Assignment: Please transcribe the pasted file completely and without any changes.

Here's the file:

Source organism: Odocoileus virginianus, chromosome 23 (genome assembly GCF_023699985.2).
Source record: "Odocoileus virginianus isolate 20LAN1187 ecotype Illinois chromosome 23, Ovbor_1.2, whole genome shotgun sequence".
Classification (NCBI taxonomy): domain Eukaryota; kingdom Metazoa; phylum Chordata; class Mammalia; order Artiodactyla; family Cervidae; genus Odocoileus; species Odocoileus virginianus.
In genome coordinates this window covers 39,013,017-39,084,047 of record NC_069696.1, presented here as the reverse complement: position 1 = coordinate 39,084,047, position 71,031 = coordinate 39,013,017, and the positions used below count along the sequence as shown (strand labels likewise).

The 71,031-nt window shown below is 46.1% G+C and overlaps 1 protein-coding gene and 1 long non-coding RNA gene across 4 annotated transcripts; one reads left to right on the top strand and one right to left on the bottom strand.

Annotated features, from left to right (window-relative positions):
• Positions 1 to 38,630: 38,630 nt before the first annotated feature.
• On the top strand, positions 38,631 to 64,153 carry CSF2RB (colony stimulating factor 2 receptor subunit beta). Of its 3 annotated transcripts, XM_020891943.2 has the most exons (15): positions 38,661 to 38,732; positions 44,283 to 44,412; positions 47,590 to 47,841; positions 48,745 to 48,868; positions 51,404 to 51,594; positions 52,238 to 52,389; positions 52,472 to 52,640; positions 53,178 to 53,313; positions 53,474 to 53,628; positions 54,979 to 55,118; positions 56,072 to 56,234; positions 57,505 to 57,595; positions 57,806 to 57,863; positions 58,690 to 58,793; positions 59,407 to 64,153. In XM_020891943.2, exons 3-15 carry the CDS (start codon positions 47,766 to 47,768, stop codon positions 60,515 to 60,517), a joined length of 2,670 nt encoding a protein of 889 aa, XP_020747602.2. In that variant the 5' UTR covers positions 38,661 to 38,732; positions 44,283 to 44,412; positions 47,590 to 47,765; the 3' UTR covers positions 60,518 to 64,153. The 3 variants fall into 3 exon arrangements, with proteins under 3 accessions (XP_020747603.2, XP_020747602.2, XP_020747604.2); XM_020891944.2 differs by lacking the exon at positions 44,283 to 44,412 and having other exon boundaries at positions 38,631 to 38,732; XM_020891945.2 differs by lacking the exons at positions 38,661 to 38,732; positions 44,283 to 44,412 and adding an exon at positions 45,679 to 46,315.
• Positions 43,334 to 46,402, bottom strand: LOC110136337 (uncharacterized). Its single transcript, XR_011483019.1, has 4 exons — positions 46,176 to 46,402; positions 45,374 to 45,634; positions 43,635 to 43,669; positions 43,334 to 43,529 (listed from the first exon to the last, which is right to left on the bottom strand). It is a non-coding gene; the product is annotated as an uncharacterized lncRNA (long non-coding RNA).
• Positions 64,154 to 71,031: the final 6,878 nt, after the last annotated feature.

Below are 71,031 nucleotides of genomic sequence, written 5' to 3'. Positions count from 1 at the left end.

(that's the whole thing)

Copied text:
Source organism: Odocoileus virginianus, chromosome 23 (genome assembly GCF_023699985.2).
Source record: "Odocoileus virginianus isolate 20LAN1187 ecotype Illinois chromosome 23, Ovbor_1.2, whole genome shotgun sequence".
Classification (NCBI taxonomy): domain Eukaryota; kingdom Metazoa; phylum Chordata; class Mammalia; order Artiodactyla; family Cervidae; genus Odocoileus; species Odocoileus virginianus.
In genome coordinates this window covers 39,013,017-39,084,047 of record NC_069696.1, presented here as the reverse complement: position 1 = coordinate 39,084,047, position 71,031 = coordinate 39,013,017, and the positions used below count along the sequence as shown (strand labels likewise).

The 71,031-nt window shown below is 46.1% G+C and overlaps 1 protein-coding gene and 1 long non-coding RNA gene across 4 annotated transcripts; one reads left to right on the top strand and one right to left on the bottom strand.

Annotated features, from left to right (window-relative positions):
• Positions 1 to 38,630: 38,630 nt before the first annotated feature.
• On the top strand, positions 38,631 to 64,153 carry CSF2RB (colony stimulating factor 2 receptor subunit beta). Of its 3 annotated transcripts, XM_020891943.2 has the most exons (15): positions 38,661 to 38,732; positions 44,283 to 44,412; positions 47,590 to 47,841; positions 48,745 to 48,868; positions 51,404 to 51,594; positions 52,238 to 52,389; positions 52,472 to 52,640; positions 53,178 to 53,313; positions 53,474 to 53,628; positions 54,979 to 55,118; positions 56,072 to 56,234; positions 57,505 to 57,595; positions 57,806 to 57,863; positions 58,690 to 58,793; positions 59,407 to 64,153. In XM_020891943.2, exons 3-15 carry the CDS (start codon positions 47,766 to 47,768, stop codon positions 60,515 to 60,517), a joined length of 2,670 nt encoding a protein of 889 aa, XP_020747602.2. In that variant the 5' UTR covers positions 38,661 to 38,732; positions 44,283 to 44,412; positions 47,590 to 47,765; the 3' UTR covers positions 60,518 to 64,153. The 3 variants fall into 3 exon arrangements, with proteins under 3 accessions (XP_020747603.2, XP_020747602.2, XP_020747604.2); XM_020891944.2 differs by lacking the exon at positions 44,283 to 44,412 and having other exon boundaries at positions 38,631 to 38,732; XM_020891945.2 differs by lacking the exons at positions 38,661 to 38,732; positions 44,283 to 44,412 and adding an exon at positions 45,679 to 46,315.
• Positions 43,334 to 46,402, bottom strand: LOC110136337 (uncharacterized). Its single transcript, XR_011483019.1, has 4 exons — positions 46,176 to 46,402; positions 45,374 to 45,634; positions 43,635 to 43,669; positions 43,334 to 43,529 (listed from the first exon to the last, which is right to left on the bottom strand). It is a non-coding gene; the product is annotated as an uncharacterized lncRNA (long non-coding RNA).
• Positions 64,154 to 71,031: the final 6,878 nt, after the last annotated feature.

Below are 71,031 nucleotides of genomic sequence, written 5' to 3'. Positions count from 1 at the left end.